Thomas Mulcair has a hearing today. Except, instead of putting the PM on trial as he normally does, Mulcair is the one forced to answer questions. Here’s a rundown: Essentially, the NDP set up a satellite office under Jack Layton’s leadership and Mulcair’s supervision in Montreal. At this office, they had hired parliamentary staff with taxpayer dollars to do “constituency work” alongside party members who were getting out the vote and trying to secure an NDP victory. That means taxpayer funded non-partisan government work right next to super-partisan electoral work, which may be allowed, as long as there was absolutely no overlap. Even still, while Members of Parliament may use government funds to carry out their general parliamentary functions, which includes constituency work, the NDP claims that constituency work does not only need to be done from Ottawa, but can be done from all over Canada, which is an unusual arrangement to say the least.
If that wasn’t enough to ruffle some feathers around Ottawa, Mulcair last month announced that he would set up another satellite office in Saskatchewan, a province with no NDP MPs. So untrustworthy is the claim that these government funded staff would do “constituency work” in a province without an NDP constituency, that new by-laws have been passed with “the effect of preventing employees or contractors whose salaries or fees are paid using House of Commons budgets from working on premises owned, leased or under the control of a political party.” Mulcair insists that he followed the rules to the letter and did absolutely nothing illegal, however his actions were probably still unethical.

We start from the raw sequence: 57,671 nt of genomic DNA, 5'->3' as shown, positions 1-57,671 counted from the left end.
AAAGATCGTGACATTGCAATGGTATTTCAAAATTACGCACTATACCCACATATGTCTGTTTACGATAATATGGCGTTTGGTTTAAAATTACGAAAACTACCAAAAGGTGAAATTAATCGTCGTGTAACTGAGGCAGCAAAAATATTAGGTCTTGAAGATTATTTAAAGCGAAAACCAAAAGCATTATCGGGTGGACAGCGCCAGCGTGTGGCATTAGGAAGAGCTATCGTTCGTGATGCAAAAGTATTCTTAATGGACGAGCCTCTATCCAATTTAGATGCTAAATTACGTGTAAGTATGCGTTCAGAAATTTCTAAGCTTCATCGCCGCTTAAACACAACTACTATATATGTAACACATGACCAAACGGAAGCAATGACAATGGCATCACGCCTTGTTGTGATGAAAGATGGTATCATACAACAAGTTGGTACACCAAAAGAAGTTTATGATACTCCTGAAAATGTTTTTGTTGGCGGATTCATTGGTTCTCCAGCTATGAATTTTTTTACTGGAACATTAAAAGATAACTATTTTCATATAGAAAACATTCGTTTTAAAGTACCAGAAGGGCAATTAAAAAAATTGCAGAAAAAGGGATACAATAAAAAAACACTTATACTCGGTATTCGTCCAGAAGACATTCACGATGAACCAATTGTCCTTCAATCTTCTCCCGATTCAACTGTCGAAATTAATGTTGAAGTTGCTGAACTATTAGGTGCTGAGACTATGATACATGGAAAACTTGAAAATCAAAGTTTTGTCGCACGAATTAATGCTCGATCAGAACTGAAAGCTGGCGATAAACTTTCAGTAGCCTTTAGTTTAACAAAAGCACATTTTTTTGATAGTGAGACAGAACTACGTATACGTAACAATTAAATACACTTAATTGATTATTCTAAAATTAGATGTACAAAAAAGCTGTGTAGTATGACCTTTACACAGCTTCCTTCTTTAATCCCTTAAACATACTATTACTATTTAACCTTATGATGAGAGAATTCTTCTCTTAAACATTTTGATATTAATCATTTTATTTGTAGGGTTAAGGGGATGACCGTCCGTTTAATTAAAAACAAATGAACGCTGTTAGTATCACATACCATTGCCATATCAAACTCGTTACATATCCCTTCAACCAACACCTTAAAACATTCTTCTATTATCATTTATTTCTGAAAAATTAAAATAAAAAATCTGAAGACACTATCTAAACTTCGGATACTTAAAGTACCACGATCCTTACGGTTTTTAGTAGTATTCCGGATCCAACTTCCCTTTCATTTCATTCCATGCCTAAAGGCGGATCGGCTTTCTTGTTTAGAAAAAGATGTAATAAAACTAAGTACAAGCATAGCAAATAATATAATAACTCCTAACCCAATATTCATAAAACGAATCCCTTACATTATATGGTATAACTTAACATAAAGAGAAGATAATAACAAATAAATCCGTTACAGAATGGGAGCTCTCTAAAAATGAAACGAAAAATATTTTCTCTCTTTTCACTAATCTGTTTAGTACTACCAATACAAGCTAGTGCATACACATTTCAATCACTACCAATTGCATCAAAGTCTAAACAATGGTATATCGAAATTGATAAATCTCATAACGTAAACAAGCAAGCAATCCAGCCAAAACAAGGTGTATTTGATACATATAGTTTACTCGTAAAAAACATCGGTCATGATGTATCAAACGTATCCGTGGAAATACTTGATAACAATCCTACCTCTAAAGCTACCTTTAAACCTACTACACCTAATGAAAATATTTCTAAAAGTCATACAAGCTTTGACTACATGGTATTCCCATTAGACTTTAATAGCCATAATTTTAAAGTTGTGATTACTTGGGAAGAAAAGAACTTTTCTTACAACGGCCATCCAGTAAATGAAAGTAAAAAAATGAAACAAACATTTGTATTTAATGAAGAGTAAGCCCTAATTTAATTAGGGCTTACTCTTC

It is common sense that one is not allowed to fund political party operations with taxpayer dollars allotted for “parliamentary functions,” and Mulcair insists that this never happened, but the proximity between the piles for ‘NDP registration cards’ and ‘boring parliamentary paperwork’ has certainly raised some eyebrows. In the Montreal office, the building itself was bought and paid by the New Democratic Party, but the people working inside were supposed non-partisan civil servants working on behalf of the MPs. As Mulcair said, the NDP “have done something creative.” Today’s hearing will determine whether parliamentary staff were doing political work, something that is certainly illegal but that Mulcair insists never happened. Creative is good, but is it allowed? We’ll hopefully find out today.
Mulcair, of course, has been entirely forthcoming with the press, and would never degrade them in any way, video below.